Eavesdrop on (and occasionally converse with) strangers: Turns out children say amazing things to their parents in National Parks.

photo bombBadlands, young boy to mother: “This is better than…better than…ANYTHING!”

Yellowstone, young girl to father (with evident disdain in her voice): “Dad! This is one of those UNCOOL geysers.”

You’ll find that asking someone to take your photo will always result in a story. The friends of a woman who took our photo at the entrance to Grand Teton National Park photo bombed our picture after deciding we weren’t looking excited enough! After offering to take a photo of two folks at Crater Lake National Park, they asked if they could return the favor and snapped some of the most amazing action shots of us jumping in to Crater Lake (the country’s deepest lake) together. I don’t know the name of the girl who took our pictures…but I’ll always remember her. Strangers aren’t always dangerous.

water jump

Appreciate and savor it: There were moments on the trip that felt like all of the stars aligned and we couldn’t have orchestrated it more beautifully even if we’d been able to control/plan it. 80-85 degree weather and sunshine every day? Check. Arrive at Old Faithful in time to get a cocktail on the deck of the hotel and see the geyser go off on the bearfirst sip? Check. Drive into Yellowstone park and see a mama grizzly and her two cubs? Check. Find an equal quality but peacefully secluded swimming hole a few hundred yards from the really crowded swimming hole? Check. Snag one of the few remaining campsites? Check. There were plenty of times that things didn’t go perfectly….but why focus on those? Effortlessly timing it right is a beautiful thing…appreciate that joy, celebrate it when it happens and let THOSE memories prevail.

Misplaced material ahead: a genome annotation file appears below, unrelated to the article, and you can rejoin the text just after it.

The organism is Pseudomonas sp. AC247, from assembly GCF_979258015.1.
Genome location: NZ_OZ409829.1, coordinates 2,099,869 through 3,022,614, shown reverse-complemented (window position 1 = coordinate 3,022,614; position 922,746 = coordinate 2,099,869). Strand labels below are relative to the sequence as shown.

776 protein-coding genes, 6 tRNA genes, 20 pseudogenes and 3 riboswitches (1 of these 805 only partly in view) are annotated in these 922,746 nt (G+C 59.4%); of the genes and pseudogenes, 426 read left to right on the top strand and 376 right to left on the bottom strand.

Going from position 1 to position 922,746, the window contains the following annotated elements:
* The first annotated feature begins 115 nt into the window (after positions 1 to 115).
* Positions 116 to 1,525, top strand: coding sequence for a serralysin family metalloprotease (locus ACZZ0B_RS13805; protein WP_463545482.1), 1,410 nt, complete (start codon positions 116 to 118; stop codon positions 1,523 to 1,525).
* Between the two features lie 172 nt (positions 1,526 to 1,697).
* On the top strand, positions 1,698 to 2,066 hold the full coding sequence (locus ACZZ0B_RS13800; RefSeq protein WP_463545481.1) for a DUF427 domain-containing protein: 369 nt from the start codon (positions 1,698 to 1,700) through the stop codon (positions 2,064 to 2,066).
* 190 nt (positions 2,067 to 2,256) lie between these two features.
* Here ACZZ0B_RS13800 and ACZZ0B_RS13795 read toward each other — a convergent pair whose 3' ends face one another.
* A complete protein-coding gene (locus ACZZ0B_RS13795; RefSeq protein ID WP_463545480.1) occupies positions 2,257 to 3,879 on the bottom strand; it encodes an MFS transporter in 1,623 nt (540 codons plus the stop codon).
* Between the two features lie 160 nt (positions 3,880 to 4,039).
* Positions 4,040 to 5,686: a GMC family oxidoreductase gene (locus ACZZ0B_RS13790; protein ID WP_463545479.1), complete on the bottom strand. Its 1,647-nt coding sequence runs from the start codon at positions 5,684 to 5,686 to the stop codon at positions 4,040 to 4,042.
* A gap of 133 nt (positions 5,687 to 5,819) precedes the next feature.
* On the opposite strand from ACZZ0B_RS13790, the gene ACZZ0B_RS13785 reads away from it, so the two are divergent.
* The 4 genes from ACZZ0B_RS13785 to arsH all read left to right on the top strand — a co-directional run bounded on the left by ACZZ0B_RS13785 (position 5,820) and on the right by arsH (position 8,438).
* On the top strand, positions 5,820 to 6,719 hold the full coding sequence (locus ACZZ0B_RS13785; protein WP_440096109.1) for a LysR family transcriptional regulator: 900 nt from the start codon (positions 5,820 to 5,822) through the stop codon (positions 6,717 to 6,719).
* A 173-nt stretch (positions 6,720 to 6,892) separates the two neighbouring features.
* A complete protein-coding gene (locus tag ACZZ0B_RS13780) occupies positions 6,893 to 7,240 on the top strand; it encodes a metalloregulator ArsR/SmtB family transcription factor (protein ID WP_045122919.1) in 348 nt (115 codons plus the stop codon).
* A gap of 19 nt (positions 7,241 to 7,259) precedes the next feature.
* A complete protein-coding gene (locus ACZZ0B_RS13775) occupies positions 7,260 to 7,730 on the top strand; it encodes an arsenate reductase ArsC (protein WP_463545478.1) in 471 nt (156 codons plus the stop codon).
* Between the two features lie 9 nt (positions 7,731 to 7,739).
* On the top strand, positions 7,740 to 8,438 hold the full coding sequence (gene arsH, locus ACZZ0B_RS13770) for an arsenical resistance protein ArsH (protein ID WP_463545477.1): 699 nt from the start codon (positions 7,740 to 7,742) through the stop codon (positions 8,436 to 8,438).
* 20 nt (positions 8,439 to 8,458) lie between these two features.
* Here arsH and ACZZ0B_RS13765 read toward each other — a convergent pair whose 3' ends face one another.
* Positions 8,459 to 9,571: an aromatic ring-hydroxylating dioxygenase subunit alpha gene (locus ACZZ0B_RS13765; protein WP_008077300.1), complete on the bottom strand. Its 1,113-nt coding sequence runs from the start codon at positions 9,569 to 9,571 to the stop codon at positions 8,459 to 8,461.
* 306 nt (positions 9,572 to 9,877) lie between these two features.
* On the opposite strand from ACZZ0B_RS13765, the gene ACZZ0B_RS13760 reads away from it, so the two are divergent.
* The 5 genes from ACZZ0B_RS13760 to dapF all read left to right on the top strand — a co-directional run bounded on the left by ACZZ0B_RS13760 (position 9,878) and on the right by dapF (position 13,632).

Share the wealth: One of my favorite parts of chronicling our journey on a photo stream was getting to share it with friends and family instantly…and to read their comments and questions and feel like the circle of who was a part of our move was a little bit bigger, and a little more full of love and joy in our journey. Keep in mind that no photo or video will ever do justice to your experience (on the road or elsewise). That little uncapturable psunrise2iece will always be just yours. Your story. Your experience. Your memory.

Wake up early for the sunrise: You will never regret it.

Explore on, friends!

If not now…when?

It’s summer! Time to play and get outside. This article from PBS highlights why free, CMS Badlandsunstructured outdoor play is so crucial for children, their learning, and their development as people…and also reminds me why it it is equally necessary for adults to spend a little time doing the same. Put down the screens, quiet the constantly running mental to-do list, and be outdoors.

Slow down. Be still. Create something. Play.

As adults authentically model love of the outdoors and delight in playful pursuit of whatever we are passionate about…children will follow our lead. And it’s summertime…with longer days and a slightly slower pace. If not now…when?